It was a massive wake up call. I always invoice a 50% deposit up front with new clients, which this particular client paid with no problem. But when I finished the work and raised the final invoice they never settled. I chased and chased but they seemed to have disappeared off the face of the earth. The client was based in another country so from a legal stand point there was very little I could do to track them down and take action. We now do a lot more due diligence, using services like Company Check to keep an eye on the basic financial credentials, as well as checking the overseas business risks of countries I’ve not worked with before.

On a more positive note, congratulations on the launch of Howler.co. How did you find balancing the production of this project with client work?

Thanks! It is a juggling act, but Howler.co is something I really enjoy working on so its easy to find time for it at this stage. Having passion projects is what led me to becoming a UI/UX designer, and its where I get some of the best creative reward in my work, so I think I’ll always be tinkering away at something on the side. Having said that if Howler.co takes off how we want it to, I might change my tune if the site gets super busy!

The best thing about side projects and personal startups is you get opportunities to do things that you may not encounter with client work, for example, I’m not currently shouting about Howler but practicing some growth hacking techniques which has already lead to 17k page views and 80 new users in 4 weeks, not to mention the 1000 jokes the site as created. One of the best bits is being able to talk to clients on a level that they will understand, telling them ‘I tried that and this was my experience…’ is hugely powerful.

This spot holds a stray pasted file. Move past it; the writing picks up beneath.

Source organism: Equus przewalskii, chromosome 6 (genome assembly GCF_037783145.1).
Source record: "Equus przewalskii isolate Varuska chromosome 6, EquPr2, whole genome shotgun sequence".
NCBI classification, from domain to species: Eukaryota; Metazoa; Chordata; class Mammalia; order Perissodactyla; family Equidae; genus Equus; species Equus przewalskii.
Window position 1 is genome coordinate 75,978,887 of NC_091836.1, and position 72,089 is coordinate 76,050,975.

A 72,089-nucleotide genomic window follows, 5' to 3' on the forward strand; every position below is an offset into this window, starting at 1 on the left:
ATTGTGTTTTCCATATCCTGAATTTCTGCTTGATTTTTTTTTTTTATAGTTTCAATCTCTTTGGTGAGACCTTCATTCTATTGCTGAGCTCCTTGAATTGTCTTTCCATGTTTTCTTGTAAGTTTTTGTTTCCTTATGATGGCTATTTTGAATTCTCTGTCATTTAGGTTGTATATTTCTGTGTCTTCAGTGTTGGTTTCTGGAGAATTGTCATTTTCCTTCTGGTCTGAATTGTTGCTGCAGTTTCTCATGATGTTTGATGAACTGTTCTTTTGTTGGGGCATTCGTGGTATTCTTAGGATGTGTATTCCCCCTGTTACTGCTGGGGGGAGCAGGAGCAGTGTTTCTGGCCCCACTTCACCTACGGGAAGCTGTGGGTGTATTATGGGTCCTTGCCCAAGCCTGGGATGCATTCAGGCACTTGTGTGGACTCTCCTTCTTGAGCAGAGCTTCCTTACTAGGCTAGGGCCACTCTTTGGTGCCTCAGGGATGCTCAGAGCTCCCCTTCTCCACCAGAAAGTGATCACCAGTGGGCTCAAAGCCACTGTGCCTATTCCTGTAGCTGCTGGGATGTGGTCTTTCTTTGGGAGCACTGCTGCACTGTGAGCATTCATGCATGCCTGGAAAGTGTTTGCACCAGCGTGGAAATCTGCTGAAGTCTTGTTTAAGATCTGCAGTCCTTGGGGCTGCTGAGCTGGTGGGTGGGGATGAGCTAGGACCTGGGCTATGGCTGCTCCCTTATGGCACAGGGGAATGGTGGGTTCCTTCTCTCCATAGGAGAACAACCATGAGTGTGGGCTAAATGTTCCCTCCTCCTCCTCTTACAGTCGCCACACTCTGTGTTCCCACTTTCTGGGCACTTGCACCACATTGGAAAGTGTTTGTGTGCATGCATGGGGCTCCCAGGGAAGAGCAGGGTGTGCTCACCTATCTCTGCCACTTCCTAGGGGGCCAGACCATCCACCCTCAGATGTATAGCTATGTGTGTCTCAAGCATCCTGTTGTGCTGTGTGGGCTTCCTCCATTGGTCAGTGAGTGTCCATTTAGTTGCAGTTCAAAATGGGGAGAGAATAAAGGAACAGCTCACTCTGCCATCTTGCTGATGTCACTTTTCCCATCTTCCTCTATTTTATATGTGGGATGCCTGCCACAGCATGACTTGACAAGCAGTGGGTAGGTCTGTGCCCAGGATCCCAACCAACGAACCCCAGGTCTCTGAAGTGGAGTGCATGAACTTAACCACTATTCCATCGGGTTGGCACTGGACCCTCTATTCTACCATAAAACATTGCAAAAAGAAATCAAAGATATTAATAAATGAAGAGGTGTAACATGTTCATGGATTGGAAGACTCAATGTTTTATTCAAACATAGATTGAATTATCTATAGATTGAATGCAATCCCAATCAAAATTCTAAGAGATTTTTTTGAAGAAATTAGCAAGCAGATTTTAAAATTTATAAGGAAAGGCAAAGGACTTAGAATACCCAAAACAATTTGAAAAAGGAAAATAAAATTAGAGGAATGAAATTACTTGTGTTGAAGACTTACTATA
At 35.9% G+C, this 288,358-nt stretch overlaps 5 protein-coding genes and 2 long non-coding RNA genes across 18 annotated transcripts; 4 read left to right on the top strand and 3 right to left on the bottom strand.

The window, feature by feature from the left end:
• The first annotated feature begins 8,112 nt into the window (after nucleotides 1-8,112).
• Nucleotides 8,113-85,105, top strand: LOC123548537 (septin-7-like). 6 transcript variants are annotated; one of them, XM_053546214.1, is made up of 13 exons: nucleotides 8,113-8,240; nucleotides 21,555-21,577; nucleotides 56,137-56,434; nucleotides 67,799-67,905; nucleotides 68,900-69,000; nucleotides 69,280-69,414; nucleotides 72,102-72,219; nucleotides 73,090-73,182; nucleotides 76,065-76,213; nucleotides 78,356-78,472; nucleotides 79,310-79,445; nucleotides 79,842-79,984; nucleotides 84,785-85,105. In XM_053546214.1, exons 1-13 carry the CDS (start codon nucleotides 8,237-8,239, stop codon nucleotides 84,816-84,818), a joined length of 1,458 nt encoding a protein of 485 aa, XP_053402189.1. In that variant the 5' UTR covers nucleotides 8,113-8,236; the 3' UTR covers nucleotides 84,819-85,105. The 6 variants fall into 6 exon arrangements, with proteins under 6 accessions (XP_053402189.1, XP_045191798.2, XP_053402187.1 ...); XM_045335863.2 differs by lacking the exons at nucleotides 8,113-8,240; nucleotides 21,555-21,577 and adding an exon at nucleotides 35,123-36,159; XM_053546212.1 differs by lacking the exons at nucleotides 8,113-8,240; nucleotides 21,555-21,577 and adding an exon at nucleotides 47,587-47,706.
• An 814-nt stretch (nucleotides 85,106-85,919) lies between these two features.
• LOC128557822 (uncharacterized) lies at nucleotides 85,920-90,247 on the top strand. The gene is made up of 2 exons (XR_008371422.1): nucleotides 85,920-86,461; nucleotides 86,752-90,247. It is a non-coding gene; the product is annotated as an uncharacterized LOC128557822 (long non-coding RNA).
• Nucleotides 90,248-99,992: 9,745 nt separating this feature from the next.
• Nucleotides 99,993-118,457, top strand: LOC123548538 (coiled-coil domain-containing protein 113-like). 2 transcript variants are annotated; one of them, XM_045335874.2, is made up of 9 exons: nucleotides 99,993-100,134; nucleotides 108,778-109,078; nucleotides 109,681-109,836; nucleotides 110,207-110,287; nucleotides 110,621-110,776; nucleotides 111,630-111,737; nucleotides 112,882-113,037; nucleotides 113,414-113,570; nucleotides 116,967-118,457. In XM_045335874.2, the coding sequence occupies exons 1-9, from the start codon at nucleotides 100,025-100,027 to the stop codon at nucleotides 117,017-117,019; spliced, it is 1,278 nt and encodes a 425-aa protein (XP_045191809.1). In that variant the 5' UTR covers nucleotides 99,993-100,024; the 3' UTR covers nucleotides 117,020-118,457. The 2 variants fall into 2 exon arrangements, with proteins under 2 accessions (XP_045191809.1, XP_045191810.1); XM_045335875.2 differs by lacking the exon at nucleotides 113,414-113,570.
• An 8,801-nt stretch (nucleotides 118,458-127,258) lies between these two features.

What are your sources of inspiration? Are there any other individuals that you particularly look up to within the industry?

Oh wow, I tend to use Dribbble and Pinterest for inspiration, there is always amazing work being designed by some far more talented (and younger!) designers than me, but I try not to fall into the trap of designing for the sake of design, every element should have a reason for being on the screen and you have to challenge each decision. I always loved what Teehan & Lax did, it was such a shock to hear they joined Facebook. I love the work of Focus Labs and Creative Dash too, they have such a great culture and it really shows in their work. One of my biggest areas of inspiration seeing what other startups are doing, every now and again you get a startup that just changes everything, for example Twitter’s Periscope; real time is going to be all the time soon and it really changes the way you think about functionality.

This is a question I like to ask people, called “What in your bag?”, and is to get an idea of the equiptment and tools you would carry around with you for a design job. So Mike, what is in your bag?

mike-hince-pic

Oh wow, I’m the least precious designer ever when it comes to my bag… it usually only has a few items. A Macbook Pro, any free notepad I can get my hands on and scribble down ugly notes, wireframe notepads, metal ruler, pen, pencil and mini charging cable. On my desk I have a Apple Cinema Display, Laptop Elevator, Large gaming mousemat, dock for my phone, usually coffee and lots of water. Keep hydrated kids.